That, of course, is heavily outdated thinking. Hader has been one of the most valuable relief pitchers in the game since he first stepped foot in the big leagues. Milwaukee deployed him as a sort of tactical nuke for his first two seasons, throwing him into high-leverage situations regardless of when they arose. He assumed regular closing duties in 2019 and racked up 37 saves, a second consecutive All-Star appearance, and a second NL Reliever of the Year award.

Alternatively, it could be an admission as for just how interchangable relief pitchers are in practical terms.

 

QLE Posted: February 15, 2020 at 12:52 AM | 5 comment(s)
  Beats: arbitration, josh hader, relievers are inherently fungible

Wednesday, February 05, 2020

Greene, Braves argue first salary arbitration case this year

PHOENIX (AP) — Atlanta reliever Shane Greene became the first player to go to salary arbitration this year, asking a three-man panel for a raise from $4 million to $6.75 million as the Braves argued for $6.25 million.

Arbitrators Gary Kendellen, Brian Keller and Allen Ponak heard the case Tuesday.

A 31-year-old right-hander, Greene was a first-time All-Star last year. He had a 2.30 ERA in 65 relief appearances with 64 strikeouts and 17 walks in 62 2/3 innings for Detroit and Atlanta, which acquired him at the July 31 trade deadline. He had a 4.01 ERA in 27 games for the Braves and allowed a tying eighth-inning single to Yadier Molina in Game 4 of the NL Division Series against St. Louis, who rallied to win in 10 innings. The Cardinals won Game 5, then were swept by Washington in the NL Championship Series.

As the groundhog pops out of its hole and the swallows try to return to Capistrano, the arbiters also make their annual appearance.

 

QLE Posted: February 05, 2020 at 01:01 AM | 1 comment(s)
  Beats: arbitration, shane greene

Monday, January 13, 2020

J.T. Realmuto carries the ball for all catchers in groundbreaking arbitration case

Any way you slice it, Phillies catcher J.T. Realmuto is headed for a historic contract in 2020.

Realmuto and the Phillies began the salary arbitration process with an exchange of proposals on Friday.

The Phillies filed at $10 million.

Realmuto’s camp came in at $12.4 million.

A consideration of catcher value across the board- purely financial here, but something of broader interest given the complexities of assessing them.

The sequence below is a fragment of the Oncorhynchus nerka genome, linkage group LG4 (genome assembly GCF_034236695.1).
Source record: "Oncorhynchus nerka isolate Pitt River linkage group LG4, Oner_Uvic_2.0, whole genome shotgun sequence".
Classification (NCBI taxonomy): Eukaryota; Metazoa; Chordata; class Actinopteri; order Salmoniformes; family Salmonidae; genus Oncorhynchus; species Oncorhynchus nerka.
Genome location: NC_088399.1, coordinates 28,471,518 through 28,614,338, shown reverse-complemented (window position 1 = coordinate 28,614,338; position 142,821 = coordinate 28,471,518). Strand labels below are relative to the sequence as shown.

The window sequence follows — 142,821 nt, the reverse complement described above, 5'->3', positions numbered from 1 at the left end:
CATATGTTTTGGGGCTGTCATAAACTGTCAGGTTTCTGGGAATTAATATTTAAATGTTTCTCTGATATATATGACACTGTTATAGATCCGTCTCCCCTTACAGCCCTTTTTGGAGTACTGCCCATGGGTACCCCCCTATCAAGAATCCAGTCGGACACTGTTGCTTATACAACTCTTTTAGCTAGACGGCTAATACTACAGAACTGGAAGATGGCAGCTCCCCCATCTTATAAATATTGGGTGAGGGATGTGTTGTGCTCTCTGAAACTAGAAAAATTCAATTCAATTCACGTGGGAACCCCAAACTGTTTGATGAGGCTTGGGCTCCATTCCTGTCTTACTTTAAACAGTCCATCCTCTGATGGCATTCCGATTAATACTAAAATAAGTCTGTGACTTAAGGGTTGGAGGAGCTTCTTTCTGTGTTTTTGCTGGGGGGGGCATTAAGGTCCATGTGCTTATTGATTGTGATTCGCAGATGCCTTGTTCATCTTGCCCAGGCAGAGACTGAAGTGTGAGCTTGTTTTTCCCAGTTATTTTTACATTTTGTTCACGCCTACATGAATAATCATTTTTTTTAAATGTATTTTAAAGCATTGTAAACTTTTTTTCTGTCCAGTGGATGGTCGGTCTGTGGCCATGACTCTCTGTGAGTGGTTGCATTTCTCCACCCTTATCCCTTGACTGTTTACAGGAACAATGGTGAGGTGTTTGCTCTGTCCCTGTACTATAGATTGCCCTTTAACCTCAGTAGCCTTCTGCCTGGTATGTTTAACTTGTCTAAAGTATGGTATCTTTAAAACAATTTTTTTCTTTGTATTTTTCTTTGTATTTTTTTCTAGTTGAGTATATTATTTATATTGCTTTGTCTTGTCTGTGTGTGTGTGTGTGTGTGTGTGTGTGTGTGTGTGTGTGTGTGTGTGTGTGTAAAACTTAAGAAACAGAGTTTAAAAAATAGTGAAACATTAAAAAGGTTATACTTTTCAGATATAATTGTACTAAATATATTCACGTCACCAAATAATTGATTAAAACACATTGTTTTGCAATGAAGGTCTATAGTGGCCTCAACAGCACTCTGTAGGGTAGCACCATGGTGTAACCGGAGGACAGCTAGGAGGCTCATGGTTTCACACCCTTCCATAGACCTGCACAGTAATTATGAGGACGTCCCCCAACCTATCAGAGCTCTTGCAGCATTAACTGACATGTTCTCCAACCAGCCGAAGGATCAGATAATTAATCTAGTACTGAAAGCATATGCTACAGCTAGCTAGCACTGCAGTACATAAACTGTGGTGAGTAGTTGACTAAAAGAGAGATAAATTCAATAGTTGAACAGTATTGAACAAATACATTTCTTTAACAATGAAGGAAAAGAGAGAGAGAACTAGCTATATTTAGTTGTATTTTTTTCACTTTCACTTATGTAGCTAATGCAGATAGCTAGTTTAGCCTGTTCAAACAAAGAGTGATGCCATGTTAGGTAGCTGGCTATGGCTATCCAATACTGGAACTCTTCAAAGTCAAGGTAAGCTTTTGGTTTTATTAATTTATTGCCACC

QLE Posted: January 13, 2020 at 12:44 AM | 8 comment(s)
  Beats: arbitration, catchers, j.t. realmuto

Sunday, January 12, 2020

Tim Lincecum once flaunted his Cy Young Awards to win arbitration case

Friday was an important day for many of Major League Baseball’s top stars. The deadline for teams and arbitration-eligible players to submit salary figures passed at 1 p.m. ET.

Some of those stars, such as Mookie Betts, Aaron Judge and Cody Bellinger, avoided arbitration by agreeing to massive one-year deals. Others, like George Springer, failed to settle. That means he could end up having his case decided by a judge next month.

Once upon a time, that was the scenario Tim Lincecum faced after failing to reach an agreement with the San Francisco Giants. As former teammate Kevin Frandsen revealed in an interview with MLB Network Radio on Saturday, Lincecum planned a spectacular pitch that forced the Giants to fold before any words needed to be said.

According to Frandsen, Lincecum “Walked into the courtroom with both Cy Young Awards, they never even started talking — it was signed, sealed and delivered right there. I think it was a two-year deal, right there.”

For those wondering how award voting can have a broader significance…..

 

 

QLE Posted: January 12, 2020 at 12:54 AM | 11 comment(s)
  Beats: arbitration, cy young award, tim lincecum

Saturday, January 11, 2020

George Nicolau dies at 94, arbitrator in MLB collusion cases

NEW YORK (AP) — George Nicolau, who ruled against baseball owners in two collusion cases and served as president of the National Academy of Arbitrators, has died. He was 94.

Nicolau died Jan. 2 at Lenox Hill Hospital, Gene Orza, the former chief operating officer of the Major League Baseball Players Association, said Friday.

Nicolau took over as the independent chairman of Major League Baseball’s arbitration panel in 1986 after owners fired Thomas Roberts, who ruled teams acted in concert against free agents after the 1985 season. Nicolau decided teams acted in concert against free agents after the 1986 and 1987 seasons. The cases were settled in 1990 when management agreed with the players’ union to pay those players affected $280 million.

In another notable decision, Nicolau decided in 1987 to cut short a season-long suspension of free agent pitcher LaMarr Hoyt to 60 days. Hoyt had been penalized for his involvement in three illegal drug incidents during 1986.

 

QLE Posted: January 11, 2020 at 12:37 AM | 0 comment(s)
  Beats: arbitration, george nicolau, obituaries, rip

Cody Bellinger and Aaron Judge are both getting 1000% raises for next year

Friday marked another key date on the Major League Baseball offseason calendar. It’s the final day in which players and teams can exchange figures in their on-going arbitration negotiations.